|Fig: How Radar Works?|
As the radar antenna turns, it emits extremely short bursts of radio waves, called pulses. Each pulse lasts about 0.00000157 seconds , with a 0.00099843-second "listening period" in between.
The transmitted radio waves move through the atmosphere at about the speed of light.
By recording the direction in which the antenna was pointed, the direction of the target is known as well. Generally, the better the target is at reflecting radio waves , the stronger the reflected radio waves, or echo, will be.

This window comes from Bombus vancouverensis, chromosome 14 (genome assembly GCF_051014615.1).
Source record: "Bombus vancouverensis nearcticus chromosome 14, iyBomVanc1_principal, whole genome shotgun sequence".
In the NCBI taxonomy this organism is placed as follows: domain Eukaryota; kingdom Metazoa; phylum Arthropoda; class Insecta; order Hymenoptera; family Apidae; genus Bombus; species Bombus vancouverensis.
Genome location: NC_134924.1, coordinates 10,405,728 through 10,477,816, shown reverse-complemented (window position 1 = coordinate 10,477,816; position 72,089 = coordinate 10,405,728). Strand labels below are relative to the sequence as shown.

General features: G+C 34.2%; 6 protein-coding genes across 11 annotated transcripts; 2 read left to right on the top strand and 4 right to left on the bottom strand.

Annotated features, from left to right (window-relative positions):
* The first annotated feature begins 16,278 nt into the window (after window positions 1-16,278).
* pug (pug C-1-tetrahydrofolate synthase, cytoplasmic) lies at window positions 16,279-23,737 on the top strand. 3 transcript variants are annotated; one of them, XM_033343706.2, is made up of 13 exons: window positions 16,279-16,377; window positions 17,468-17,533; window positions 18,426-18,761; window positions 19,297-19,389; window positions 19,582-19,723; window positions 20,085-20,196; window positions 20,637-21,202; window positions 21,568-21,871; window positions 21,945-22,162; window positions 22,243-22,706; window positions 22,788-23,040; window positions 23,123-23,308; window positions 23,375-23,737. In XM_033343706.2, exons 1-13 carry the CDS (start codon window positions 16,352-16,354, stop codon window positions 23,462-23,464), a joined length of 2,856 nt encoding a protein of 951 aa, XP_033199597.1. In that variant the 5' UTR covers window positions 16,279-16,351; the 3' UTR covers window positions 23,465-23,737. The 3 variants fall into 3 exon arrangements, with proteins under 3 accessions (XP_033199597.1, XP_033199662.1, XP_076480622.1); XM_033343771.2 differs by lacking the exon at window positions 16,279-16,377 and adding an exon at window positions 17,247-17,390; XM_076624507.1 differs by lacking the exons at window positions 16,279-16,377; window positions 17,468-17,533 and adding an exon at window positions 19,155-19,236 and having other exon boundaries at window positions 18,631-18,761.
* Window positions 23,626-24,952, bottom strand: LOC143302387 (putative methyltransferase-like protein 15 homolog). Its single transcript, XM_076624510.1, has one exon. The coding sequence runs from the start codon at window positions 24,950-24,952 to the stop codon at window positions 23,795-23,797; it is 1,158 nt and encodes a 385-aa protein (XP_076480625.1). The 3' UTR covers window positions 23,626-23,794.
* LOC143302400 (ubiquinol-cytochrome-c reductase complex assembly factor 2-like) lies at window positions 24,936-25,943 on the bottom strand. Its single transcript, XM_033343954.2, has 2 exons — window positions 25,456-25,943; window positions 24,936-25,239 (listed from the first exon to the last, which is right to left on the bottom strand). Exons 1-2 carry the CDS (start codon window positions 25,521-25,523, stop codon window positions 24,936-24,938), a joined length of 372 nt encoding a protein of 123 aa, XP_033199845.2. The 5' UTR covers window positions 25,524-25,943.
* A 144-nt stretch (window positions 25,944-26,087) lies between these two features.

This information is observed within the approximately 0.001-second listening period with the process repeated up to 1,300 times per second.
By keeping track of the time it takes the radio waves to leave the antenna, hit the target, and return to the antenna, the radar can calculate the distance to the target.